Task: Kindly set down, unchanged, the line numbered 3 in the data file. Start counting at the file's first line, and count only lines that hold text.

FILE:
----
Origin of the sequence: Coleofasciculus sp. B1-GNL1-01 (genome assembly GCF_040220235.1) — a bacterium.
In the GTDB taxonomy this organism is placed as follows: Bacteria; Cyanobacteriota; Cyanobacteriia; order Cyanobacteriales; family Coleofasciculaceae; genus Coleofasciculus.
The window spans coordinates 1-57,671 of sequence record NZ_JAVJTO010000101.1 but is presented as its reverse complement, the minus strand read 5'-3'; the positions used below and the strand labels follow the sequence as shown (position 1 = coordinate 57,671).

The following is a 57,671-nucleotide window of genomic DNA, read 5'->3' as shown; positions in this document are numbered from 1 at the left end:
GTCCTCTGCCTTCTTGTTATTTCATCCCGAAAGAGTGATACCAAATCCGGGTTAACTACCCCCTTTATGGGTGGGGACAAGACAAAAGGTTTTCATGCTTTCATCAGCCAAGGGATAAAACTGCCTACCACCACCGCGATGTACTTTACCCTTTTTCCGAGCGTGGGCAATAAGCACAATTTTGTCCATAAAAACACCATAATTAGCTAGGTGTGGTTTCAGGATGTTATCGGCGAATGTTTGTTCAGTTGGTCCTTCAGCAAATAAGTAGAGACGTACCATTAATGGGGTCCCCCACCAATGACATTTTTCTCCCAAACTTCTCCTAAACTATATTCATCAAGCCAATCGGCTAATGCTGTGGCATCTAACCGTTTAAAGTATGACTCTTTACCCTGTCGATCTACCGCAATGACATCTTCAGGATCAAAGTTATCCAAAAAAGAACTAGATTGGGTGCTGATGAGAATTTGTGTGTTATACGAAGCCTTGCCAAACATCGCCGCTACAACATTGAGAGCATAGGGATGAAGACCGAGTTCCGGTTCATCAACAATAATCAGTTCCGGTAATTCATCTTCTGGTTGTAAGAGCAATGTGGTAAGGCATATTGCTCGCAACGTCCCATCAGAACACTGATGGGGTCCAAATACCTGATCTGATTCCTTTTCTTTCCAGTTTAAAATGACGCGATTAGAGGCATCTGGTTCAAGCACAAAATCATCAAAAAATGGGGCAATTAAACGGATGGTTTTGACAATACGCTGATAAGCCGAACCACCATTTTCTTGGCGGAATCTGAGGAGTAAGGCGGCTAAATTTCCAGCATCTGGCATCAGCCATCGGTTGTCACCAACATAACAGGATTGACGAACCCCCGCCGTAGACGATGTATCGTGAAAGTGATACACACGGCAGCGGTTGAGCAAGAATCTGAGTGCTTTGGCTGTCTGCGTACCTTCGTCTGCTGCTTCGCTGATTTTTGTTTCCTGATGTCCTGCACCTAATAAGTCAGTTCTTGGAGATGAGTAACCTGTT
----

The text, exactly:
The window spans coordinates 1-57,671 of sequence record NZ_JAVJTO010000101.1 but is presented as its reverse complement, the minus strand read 5'-3'; the positions used below and the strand labels follow the sequence as shown (position 1 = coordinate 57,671).